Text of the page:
2. Prevention of bladder tumor implantion after fluorescence-guided TUR with photodynamic therapy (United States)

    Berrahmoune, Saoussen; Bezdetnaya, Lina; de Witte, Peter; Leroux, Agnès; Dumas, Dominique; Guillemin, François; D'Hallewin, Marie Ange


    The prevalence of bladder cancer is very high, due to its high recurrence rate in superficial bladder cancer (30 to 85%), which is the staging of approximately 80% of the patients at first diagnosis. Risk of recurrence and progression is associated with grade, stage, presence of concomitant carcinoma in situ, size and number of lesions, as well as time to first recurrence. Recurrences can be partly attributed to new occurrences but also to residual tumors after resection. Incomplete tumor removal has been observed in 30 to 50% of TUR's, especially when dealing with T1 or poorly visible malignant or pre-malignant disease1. Fluorescence guided resection with 5 amino levulinic acid (ALA) or its hexyl ester derivative (Hexvix, has now unequivocally been demonstrated to increase detection rate and a growing number of studies indicate this has a positive impact on recurrence and progression ratesImplantation of viable tumor cells, dispersed during resection, is a third factor influencing bladder cancer recurrence. The aim of early intravesical therapy is to interfere with cell viability and thus reduce implantation risks.

  3. A Tumor-Activatable Theranostic Nanomedicine Platform for NIR Fluorescence-Guided Surgery and Combinatorial Phototherapy. (United States)

    Li, Xiaoning; Schumann, Canan; Albarqi, Hassan A; Lee, Christopher J; Alani, Adam W G; Bracha, Shay; Milovancev, Milan; Taratula, Olena; Taratula, Oleh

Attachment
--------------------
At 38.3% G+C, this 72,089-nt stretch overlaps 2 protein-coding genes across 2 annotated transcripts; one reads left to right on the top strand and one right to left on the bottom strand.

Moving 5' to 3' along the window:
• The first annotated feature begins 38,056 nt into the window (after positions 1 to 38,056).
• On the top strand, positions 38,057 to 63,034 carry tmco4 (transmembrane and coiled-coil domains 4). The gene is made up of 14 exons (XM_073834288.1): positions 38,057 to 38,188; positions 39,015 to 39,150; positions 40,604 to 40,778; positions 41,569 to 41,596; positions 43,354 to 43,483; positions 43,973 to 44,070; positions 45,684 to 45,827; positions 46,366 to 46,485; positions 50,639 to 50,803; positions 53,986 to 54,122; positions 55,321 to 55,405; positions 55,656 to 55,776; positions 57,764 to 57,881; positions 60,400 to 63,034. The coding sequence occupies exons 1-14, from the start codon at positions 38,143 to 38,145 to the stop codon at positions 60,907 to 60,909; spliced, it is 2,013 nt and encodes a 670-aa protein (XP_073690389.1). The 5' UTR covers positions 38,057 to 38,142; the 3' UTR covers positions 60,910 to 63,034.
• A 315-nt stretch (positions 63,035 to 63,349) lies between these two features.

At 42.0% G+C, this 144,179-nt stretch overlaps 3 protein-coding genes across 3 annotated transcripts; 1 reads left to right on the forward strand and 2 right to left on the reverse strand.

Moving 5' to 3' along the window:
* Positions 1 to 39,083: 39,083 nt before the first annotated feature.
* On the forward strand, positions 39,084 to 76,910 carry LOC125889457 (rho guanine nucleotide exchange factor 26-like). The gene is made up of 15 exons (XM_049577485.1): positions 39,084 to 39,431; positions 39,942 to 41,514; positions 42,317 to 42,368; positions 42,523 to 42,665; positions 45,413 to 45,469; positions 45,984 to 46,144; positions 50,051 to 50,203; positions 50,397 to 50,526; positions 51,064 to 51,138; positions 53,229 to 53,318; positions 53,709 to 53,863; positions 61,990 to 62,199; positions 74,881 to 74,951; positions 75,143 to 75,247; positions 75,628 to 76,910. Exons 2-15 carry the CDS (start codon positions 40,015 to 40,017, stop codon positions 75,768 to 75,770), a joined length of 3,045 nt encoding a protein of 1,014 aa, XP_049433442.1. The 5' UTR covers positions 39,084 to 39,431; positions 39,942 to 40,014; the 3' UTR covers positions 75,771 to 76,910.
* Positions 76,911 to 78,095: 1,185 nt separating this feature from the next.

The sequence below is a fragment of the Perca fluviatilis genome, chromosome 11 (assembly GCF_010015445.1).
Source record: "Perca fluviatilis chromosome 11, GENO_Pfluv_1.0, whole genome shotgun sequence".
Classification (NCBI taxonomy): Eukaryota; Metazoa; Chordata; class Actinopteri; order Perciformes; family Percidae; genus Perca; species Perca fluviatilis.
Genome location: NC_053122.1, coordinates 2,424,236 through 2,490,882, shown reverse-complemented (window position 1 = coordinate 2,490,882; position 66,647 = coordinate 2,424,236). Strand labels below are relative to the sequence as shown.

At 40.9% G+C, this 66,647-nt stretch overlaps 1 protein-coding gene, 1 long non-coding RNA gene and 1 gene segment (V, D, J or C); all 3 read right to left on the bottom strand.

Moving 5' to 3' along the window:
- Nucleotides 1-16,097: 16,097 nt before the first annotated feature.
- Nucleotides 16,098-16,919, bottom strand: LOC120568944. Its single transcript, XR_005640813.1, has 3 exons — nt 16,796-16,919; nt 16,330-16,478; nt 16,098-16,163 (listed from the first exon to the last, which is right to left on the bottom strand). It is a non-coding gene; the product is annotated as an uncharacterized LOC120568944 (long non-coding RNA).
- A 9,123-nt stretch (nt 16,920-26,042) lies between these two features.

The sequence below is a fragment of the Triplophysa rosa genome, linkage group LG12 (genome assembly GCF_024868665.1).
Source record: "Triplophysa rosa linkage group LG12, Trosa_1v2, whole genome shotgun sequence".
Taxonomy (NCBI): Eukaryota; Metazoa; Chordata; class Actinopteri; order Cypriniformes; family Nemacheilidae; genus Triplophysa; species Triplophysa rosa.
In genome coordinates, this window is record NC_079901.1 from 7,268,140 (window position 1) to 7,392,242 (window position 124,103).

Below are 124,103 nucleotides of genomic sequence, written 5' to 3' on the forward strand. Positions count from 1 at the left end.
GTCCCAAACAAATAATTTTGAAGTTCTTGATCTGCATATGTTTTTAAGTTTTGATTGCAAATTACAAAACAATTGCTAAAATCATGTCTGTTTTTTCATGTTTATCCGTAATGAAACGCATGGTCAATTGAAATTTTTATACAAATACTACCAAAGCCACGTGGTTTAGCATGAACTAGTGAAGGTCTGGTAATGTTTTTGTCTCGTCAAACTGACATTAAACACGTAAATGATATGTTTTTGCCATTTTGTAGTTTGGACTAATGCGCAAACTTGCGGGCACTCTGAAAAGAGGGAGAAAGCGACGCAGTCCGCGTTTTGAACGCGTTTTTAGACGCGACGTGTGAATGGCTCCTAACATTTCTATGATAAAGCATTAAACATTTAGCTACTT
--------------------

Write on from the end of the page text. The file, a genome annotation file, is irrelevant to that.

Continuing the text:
Fluorescence image-guided surgery combined with intraoperative therapeutic modalities has great potential for intraoperative detection of oncologic targets and eradication of unresectable cancer residues. Therefore, we have developed an activatable theranostic nanoplatform that can be used concurrently for two purposes: (1) tumor delineation with real-time near infrared (NIR) fluorescence signal during surgery, and (2) intraoperative targeted treatment to further eliminate unresected disease sites by non-toxic phototherapy. Methods: The developed nanoplatform is based on a single agent, silicon naphthalocyanine (SiNc), encapsulated in biodegradable PEG-PCL (poly (ethylene glycol)- b -poly(ɛ-caprolactone)) nanoparticles. It is engineered to be non-fluorescent initially via dense SiNc packing within the nanoparticle's hydrophobic core, with NIR fluorescence activation after accumulation at the tumor site. The activatable nanoplatform was evaluated in vitro and in two different murine cancer models, including an ovarian intraperitoneal metastasis-mimicking model. Furthermore, fluorescence image-guided surgery mediated by this nanoplatform was performed on the employed animal models using a Fluobeam ® 800 imaging system. Finally, the phototherapeutic efficacy of the developed nanoplatform was demonstrated in vivo . Results: Our in vitro data suggest that the intracellular environment of cancer cells is capable of compromising the integrity of self-assembled nanoparticles and thus causes disruption of the tight dye packing inside the hydrophobic cores and activation of the NIR fluorescence. Animal studies demonstrated accumulation of activatable nanoparticles at the tumor site following systemic administration, as well as release and fluorescence recovery of SiNc from the polymeric carrier. It was also validated that the developed nanoparticles are compatible with the intraoperative imaging system Fluobeam® 800, and nanoparticle-mediated image-guided surgery provides